For further discussion see Quinley's article, Process validation: Will it ever be "no big deal"?2

Equipment Validation

Validating equipment provides assurance that equipment will consistently operate as intended. If the equipment is an automated or semi-automated instrument, the process may be referred to as qualification. The instrument will undergo

  • Installation qualification
  • Possibly an operational qualification equivalent to a full method evaluation, especially if it is a relatively new methodology with only a few published external validations
  • Performance qualification to test its routine performance with atypical work flow in the user's laboratory.

LIS Validation

Validation of a laboratory information system (LIS) is a special type of validation with its own guidelines. 3-6Software validation provides objective evidence that all software specifications conform to user needs and intended uses. The complexity and issues of who should be responsible for LIS validations are discussed on a recent thread in the CBBS e-Network forum.7

Some of the processes involved in LIS validation include:

  • Computer system validation requirements (risk analysis)
  • System design requirements and specifications (user and functional)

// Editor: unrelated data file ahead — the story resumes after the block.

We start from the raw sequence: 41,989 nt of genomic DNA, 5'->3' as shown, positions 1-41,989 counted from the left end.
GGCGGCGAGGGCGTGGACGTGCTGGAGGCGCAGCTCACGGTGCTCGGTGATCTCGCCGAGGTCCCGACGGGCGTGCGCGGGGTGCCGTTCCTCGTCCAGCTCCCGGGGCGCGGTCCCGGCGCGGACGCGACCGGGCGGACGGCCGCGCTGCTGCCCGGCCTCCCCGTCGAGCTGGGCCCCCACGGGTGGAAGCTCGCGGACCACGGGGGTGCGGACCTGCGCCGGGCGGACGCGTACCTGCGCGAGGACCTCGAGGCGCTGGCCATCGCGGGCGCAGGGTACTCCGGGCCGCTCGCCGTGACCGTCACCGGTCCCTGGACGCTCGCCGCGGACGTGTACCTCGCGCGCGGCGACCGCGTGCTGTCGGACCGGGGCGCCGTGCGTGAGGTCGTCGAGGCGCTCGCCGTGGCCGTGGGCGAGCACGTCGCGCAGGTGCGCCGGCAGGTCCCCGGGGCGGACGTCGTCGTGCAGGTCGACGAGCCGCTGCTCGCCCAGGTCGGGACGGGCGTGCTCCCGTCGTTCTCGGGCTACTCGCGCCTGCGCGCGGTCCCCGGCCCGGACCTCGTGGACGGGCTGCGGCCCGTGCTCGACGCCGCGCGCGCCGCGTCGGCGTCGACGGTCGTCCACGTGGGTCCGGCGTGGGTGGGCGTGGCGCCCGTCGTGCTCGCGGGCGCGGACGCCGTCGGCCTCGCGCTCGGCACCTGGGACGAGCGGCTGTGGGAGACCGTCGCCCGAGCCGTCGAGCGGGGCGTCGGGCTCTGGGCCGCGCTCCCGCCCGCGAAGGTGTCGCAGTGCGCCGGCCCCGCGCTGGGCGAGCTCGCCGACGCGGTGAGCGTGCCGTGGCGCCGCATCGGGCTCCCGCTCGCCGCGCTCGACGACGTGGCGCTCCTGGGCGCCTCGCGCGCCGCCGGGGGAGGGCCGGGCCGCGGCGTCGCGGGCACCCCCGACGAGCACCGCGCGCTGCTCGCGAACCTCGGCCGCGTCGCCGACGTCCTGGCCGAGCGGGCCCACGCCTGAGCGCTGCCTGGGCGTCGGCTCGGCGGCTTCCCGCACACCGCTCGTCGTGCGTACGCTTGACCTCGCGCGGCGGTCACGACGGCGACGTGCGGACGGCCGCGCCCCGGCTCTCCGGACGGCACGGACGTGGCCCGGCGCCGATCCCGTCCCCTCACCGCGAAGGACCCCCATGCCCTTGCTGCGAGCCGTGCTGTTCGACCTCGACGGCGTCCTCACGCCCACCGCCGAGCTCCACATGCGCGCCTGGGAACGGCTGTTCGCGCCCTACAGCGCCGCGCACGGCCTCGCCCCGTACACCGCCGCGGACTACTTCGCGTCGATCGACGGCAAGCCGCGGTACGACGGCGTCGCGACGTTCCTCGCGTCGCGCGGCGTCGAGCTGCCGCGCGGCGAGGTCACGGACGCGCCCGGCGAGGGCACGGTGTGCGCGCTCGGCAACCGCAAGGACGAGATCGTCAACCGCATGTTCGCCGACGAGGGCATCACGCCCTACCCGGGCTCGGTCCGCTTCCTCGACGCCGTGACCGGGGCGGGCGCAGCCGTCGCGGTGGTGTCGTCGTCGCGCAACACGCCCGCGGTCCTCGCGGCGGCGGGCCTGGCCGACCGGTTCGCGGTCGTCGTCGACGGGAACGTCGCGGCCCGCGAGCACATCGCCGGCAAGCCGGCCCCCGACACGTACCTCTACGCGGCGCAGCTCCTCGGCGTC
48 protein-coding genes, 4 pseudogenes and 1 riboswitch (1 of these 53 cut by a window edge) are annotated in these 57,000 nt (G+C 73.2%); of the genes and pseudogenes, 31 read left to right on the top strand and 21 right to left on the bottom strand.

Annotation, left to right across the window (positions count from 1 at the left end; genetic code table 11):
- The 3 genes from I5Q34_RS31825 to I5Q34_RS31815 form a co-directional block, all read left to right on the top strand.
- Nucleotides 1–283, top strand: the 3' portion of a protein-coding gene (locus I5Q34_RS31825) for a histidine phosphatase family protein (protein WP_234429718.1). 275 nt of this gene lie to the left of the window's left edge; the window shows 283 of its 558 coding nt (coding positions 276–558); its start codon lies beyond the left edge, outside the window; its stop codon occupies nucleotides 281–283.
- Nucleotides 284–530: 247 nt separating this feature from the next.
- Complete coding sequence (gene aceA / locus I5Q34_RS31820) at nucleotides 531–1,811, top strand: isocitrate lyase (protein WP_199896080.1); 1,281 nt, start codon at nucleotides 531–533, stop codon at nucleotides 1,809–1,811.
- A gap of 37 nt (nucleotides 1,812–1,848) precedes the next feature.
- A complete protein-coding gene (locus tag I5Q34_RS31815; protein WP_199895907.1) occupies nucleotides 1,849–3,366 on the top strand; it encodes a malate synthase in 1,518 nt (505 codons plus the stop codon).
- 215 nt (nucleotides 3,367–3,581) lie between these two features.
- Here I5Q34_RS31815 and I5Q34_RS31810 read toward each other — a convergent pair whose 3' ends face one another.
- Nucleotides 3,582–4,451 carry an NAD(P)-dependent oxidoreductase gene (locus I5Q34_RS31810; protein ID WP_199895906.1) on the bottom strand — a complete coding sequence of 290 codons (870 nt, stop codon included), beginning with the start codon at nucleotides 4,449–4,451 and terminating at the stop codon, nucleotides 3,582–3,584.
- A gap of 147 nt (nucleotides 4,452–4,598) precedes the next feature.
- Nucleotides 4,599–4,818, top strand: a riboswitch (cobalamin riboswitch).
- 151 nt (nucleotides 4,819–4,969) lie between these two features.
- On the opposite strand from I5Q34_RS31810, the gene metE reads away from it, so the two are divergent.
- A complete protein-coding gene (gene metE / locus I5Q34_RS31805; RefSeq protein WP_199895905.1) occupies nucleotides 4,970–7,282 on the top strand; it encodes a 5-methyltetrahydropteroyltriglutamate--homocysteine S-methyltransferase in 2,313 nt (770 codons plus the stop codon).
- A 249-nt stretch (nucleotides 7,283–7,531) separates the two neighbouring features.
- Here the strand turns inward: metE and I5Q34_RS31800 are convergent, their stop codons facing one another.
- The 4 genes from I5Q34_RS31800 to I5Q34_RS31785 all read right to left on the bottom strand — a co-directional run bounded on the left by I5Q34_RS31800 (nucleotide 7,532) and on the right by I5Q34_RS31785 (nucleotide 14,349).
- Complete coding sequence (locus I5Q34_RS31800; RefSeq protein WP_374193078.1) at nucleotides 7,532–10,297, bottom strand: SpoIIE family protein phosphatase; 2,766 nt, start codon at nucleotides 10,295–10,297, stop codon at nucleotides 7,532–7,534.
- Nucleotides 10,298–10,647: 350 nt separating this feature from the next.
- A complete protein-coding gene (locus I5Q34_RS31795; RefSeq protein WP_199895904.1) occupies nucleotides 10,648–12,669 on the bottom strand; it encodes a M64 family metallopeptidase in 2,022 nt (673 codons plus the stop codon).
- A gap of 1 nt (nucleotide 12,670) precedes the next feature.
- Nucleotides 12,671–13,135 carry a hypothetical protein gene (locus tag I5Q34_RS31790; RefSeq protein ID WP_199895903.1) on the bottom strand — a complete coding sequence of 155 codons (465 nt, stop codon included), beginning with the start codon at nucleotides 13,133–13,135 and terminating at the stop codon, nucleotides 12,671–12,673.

• System validation master planning
  • Policies and SOPs
  • Business continuity planning
  • Backup and recovery
  • Documenting and testing the system (test plans, test protocols, scripts, execution, and reports)
  • Computer validation training
  • Validation reports and acceptance
  • System implementation and project management
  • Archive and record retention

Steps in the validation process showing user and supplier responsibilities are shown in this figure from the ISBT guidelines3 :

Readers are encouraged to read the ISBT guidelines3for an overview of LIS validation.

Method Validation

Method validation is the process of proving that an analytical method is acceptable for its intended purpose. Most literature on method validation relates to quantitative testing, especially in the chemistry laboratory.8-9

FDA industry guidance for bioanalytical methods specifies: